The Rutgers Energy Institute (REI) annually challenges Rutgers undergraduates to develop innovative and implementable plans for reducing energy consumption on the New Brunswick campus with its Energy Innovation Contest.
The contest, now in its 10th year, represents the REI’s longstanding commitment to education and outreach. REI associate director, Kevin Lyons, from Rutgers Business School Department of Supply Chain Management presented this year’s awards at the 2017 REI Annual Symposium on May 3.
First place winners, who received a $2,500 prize, were Syed Hyder (Mechanical Engineering major, minor in Economics) and Tara Viray (Public Health major, minor in Biochemistry) for “Power Stripping and Reducing Rutgers’ Energy Consumption.”
Second place winner of $1,500 was Mackenzie George (Environmental, Policy, Institutions and Behavior major) for “Trash to Cash,” while third place winner of the $1,000 prize was Timothy Lee (Chemistry major) for “Go Electric: Analysis of an All-Electric Transportation Fleet at Rutgers University.”
REI associate director Rachael Shwom, Department of Human Ecology, has seen many innovative and technically feasible ideas proposed for the contest. “This contest gives students the opportunity and incentive to explore unique solutions and really dig in and develop them. I’ve been very impressed with the quality of entries and the students always learn a lot from the process.”
The contest has provided students the unique opportunity to engage with their university environment and the experts around them as they research and conduct technical, economic, and policy analyses to provide viable solutions to energy consumption and carbon reduction in their local environment. Several of the student proposals have been implemented by the University, most notably tray-less dining and use of aerobic digesters. Students have also gained internships with corporations that produce the researched technology from their REI contest proposals.
Top prize winner Tara Viray commented that the “contest really changed my mindset on my ability to make an impact in the Rutgers community. Our plan was simple enough, and the thing that mattered most to us was incorporating the students on campus to reduce their overall energy consumption. Through this contest I have become more aware of my energy consumption, and I hope that the outcome of our project will allow other students to be aware as well.”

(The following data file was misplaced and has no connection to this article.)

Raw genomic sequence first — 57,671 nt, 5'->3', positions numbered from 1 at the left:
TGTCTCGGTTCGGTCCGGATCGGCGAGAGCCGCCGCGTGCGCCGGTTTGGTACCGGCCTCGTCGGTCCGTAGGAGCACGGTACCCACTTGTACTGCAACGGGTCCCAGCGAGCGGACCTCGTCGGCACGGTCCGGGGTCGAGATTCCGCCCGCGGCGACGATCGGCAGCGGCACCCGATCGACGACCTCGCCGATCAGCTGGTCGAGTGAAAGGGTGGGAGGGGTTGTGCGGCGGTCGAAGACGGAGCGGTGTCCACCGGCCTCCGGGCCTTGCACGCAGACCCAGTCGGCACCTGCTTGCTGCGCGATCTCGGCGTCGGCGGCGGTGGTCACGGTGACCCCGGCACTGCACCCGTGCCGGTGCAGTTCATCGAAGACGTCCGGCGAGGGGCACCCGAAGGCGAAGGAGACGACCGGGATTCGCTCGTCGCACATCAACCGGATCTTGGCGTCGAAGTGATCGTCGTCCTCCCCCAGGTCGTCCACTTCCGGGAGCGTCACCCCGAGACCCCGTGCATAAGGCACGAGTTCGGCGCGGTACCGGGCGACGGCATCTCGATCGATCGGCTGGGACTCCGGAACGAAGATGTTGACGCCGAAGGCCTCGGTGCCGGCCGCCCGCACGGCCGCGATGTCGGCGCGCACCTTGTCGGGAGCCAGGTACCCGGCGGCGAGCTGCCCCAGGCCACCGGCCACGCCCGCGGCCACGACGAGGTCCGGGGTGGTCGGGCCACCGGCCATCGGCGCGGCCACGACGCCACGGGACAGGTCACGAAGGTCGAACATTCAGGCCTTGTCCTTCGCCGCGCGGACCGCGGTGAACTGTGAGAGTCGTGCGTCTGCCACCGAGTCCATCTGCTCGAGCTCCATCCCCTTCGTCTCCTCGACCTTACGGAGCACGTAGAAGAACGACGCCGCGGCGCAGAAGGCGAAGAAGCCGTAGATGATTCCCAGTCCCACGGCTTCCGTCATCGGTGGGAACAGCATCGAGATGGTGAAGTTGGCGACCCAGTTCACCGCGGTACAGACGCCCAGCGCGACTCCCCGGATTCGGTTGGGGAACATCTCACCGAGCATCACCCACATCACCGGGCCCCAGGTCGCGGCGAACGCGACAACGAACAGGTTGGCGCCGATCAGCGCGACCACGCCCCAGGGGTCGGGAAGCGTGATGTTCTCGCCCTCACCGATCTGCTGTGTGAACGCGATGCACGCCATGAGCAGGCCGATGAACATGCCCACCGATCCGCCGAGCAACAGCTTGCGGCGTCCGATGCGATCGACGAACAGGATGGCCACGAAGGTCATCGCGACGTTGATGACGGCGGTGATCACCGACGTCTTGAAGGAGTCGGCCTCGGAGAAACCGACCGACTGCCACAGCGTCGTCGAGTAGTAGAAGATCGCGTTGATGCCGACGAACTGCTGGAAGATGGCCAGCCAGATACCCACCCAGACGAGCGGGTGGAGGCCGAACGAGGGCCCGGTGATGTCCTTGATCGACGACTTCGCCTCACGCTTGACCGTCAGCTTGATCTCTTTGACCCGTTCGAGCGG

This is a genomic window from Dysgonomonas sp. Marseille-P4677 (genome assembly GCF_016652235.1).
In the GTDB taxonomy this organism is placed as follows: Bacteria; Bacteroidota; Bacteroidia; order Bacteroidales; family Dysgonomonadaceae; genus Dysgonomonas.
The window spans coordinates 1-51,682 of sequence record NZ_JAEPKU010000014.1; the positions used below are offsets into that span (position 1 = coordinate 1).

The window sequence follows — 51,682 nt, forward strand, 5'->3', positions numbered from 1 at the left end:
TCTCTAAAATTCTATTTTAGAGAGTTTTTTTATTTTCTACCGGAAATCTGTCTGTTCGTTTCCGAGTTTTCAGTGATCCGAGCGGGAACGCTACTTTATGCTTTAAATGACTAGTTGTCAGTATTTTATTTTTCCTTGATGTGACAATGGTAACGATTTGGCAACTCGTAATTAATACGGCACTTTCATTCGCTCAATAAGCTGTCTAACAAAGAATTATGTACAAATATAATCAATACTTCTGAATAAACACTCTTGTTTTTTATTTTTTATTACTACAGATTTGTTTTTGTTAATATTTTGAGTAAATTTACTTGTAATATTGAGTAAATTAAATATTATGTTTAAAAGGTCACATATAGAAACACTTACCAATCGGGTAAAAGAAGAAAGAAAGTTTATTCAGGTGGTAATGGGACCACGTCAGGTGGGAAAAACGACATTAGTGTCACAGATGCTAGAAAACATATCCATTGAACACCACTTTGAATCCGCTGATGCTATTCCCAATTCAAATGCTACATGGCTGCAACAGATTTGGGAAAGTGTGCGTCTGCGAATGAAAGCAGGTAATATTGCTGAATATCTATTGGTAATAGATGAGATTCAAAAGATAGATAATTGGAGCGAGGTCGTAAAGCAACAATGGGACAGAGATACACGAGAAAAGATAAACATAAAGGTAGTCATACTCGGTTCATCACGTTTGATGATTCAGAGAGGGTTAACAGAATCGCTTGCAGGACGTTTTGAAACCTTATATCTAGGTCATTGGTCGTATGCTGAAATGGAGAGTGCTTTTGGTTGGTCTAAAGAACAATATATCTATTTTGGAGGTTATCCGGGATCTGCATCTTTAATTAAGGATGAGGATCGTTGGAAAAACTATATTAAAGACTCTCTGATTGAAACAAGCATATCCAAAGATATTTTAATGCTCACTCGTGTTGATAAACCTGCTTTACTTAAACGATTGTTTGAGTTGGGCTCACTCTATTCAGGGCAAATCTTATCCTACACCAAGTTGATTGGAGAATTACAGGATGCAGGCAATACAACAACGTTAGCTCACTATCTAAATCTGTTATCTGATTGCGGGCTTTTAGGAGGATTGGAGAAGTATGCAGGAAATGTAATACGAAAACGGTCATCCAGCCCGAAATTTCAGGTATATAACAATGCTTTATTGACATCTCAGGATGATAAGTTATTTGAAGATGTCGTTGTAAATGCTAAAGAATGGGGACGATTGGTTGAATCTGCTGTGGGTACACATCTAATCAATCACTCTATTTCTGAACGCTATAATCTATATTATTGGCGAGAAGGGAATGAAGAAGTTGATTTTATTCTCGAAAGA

This year’s winning plan, “Power Stripping and Reducing Rutgers’ Energy Consumption,” proposed to implement smart/advanced power strips into all on-campus residence halls. Smart or advanced power strips prevent standby power consumption, which is the electricity a device consumes when it is “off” but still plugged in. It is sometimes called “vampire energy” or “phantom energy.” At approximately $10 per power strip, they can potentially save around 5,000,000 kilowatt-hours and $540,000 per year. The goal is to educate and change how the average student consumes electricity, and the use of advanced power strips (APS) is a simple yet efficient way to save energy, money, and the environment. Learn more about standby power from the Lawrence Berkeley National Laboratory (LBNL) and advanced power strips (APS) from National Renewable Energy Laboratory (NREL).
Mackenzie George, the second place winner this year, had this so say. “I recently became more interested in energy at Rutgers this past semester after taking Environmental Solutions with Professor Shwom. My main goal for the future of energy here at Rutgers is to increase public awareness and involvement. I think it is important to involve people in fun and innovative ways, which is partly what inspired my proposal in the first place. ‘Trash to Cash’ incentivizes recycling by turning it into a fun game where students compete against one another to reduce their impact. Overall, the entire experience was very thought-provoking, and I look forward to learning more about energy use and how I can help create a more efficient energy future during my time at Rutgers.”
Third prize winner this year, Timothy Lee, took home the top prize in 2016. “The energy contest is a great way to engage students and have them thinking about local improvement. There is a facet of energy or efficiency that can be improved in every corner of our lives as Rutgers students: buses, dining hall waste, residence halls, etc. Making energy-efficient changes doesn’t have to make our lives harder or more conservative; it can instead improve our quality of life.” Timothy recently graduated and is going to pursue a Ph.D. next fall at University of Pennsylvania in Materials Science Engineering to develop clean energy solutions while incorporating his chemistry knowledge. “I’m very excited about what the future of energy holds for us,” said Lee, a sentiment echoed by the REI.